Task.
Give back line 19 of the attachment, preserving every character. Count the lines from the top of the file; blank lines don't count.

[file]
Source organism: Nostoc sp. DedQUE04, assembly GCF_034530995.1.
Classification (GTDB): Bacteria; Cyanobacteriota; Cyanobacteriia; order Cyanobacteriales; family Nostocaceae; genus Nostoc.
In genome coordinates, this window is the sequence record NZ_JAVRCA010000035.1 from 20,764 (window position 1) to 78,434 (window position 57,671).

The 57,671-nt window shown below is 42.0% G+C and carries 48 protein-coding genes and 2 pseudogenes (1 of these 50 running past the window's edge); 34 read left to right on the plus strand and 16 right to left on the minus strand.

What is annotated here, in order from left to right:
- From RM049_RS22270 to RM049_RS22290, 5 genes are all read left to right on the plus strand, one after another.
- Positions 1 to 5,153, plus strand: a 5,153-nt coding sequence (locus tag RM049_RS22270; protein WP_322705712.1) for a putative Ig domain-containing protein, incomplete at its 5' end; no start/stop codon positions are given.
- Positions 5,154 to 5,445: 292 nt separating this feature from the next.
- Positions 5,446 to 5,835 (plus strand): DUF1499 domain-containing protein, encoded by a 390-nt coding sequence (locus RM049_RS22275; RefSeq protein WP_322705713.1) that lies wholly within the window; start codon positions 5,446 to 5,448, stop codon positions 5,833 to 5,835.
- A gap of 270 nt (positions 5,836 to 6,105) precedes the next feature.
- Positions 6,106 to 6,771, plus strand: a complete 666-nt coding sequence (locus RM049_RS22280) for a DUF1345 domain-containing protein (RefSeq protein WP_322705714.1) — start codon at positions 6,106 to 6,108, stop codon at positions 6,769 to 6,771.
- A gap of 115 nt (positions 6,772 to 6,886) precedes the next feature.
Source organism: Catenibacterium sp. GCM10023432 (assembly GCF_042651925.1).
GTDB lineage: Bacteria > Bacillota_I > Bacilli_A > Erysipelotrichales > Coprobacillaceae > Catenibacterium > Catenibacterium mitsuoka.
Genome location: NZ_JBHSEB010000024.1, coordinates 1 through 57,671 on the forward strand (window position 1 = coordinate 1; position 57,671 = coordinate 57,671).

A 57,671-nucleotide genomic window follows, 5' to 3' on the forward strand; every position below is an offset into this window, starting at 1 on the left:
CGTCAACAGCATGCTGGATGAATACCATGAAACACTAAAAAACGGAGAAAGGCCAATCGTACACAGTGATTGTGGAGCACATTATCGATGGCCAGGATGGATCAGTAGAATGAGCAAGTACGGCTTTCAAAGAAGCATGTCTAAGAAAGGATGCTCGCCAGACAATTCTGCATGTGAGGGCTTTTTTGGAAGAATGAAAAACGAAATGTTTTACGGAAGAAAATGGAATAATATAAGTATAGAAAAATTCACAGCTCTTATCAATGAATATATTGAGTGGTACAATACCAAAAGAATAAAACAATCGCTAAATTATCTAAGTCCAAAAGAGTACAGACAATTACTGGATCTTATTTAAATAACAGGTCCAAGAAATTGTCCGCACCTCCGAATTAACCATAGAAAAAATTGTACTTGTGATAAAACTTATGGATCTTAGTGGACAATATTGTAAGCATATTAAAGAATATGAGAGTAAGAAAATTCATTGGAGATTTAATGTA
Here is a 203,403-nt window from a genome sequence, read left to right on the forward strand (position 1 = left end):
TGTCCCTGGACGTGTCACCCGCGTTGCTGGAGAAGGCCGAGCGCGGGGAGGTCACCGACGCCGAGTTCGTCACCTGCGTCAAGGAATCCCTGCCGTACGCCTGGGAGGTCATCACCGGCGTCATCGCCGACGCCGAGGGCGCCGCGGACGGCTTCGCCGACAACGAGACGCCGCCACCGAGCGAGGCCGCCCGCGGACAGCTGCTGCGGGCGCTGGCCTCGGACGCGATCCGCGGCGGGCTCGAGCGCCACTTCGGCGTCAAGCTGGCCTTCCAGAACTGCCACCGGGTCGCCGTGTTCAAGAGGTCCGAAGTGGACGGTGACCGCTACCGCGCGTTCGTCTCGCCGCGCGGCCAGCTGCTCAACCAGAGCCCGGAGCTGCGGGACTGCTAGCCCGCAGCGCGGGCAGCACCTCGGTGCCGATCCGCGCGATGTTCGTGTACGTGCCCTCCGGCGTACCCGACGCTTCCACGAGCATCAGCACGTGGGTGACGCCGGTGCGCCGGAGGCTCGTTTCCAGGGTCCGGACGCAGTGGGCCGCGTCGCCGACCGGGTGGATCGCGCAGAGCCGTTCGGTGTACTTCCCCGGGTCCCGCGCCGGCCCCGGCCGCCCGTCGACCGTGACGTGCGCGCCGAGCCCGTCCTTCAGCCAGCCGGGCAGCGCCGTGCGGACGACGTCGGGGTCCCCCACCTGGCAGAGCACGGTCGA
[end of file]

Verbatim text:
TGTCCCTGGACGTGTCACCCGCGTTGCTGGAGAAGGCCGAGCGCGGGGAGGTCACCGACGCCGAGTTCGTCACCTGCGTCAAGGAATCCCTGCCGTACGCCTGGGAGGTCATCACCGGCGTCATCGCCGACGCCGAGGGCGCCGCGGACGGCTTCGCCGACAACGAGACGCCGCCACCGAGCGAGGCCGCCCGCGGACAGCTGCTGCGGGCGCTGGCCTCGGACGCGATCCGCGGCGGGCTCGAGCGCCACTTCGGCGTCAAGCTGGCCTTCCAGAACTGCCACCGGGTCGCCGTGTTCAAGAGGTCCGAAGTGGACGGTGACCGCTACCGCGCGTTCGTCTCGCCGCGCGGCCAGCTGCTCAACCAGAGCCCGGAGCTGCGGGACTGCTAGCCCGCAGCGCGGGCAGCACCTCGGTGCCGATCCGCGCGATGTTCGTGTACGTGCCCTCCGGCGTACCCGACGCTTCCACGAGCATCAGCACGTGGGTGACGCCGGTGCGCCGGAGGCTCGTTTCCAGGGTCCGGACGCAGTGGGCCGCGTCGCCGACCGGGTGGATCGCGCAGAGCCGTTCGGTGTACTTCCCCGGGTCCCGCGCCGGCCCCGGCCGCCCGTCGACCGTGACGTGCGCGCCGAGCCCGTCCTTCAGCCAGCCGGGCAGCGCCGTGCGGACGACGTCGGGGTCCCCCACCTGGCAGAGCACGGTCGA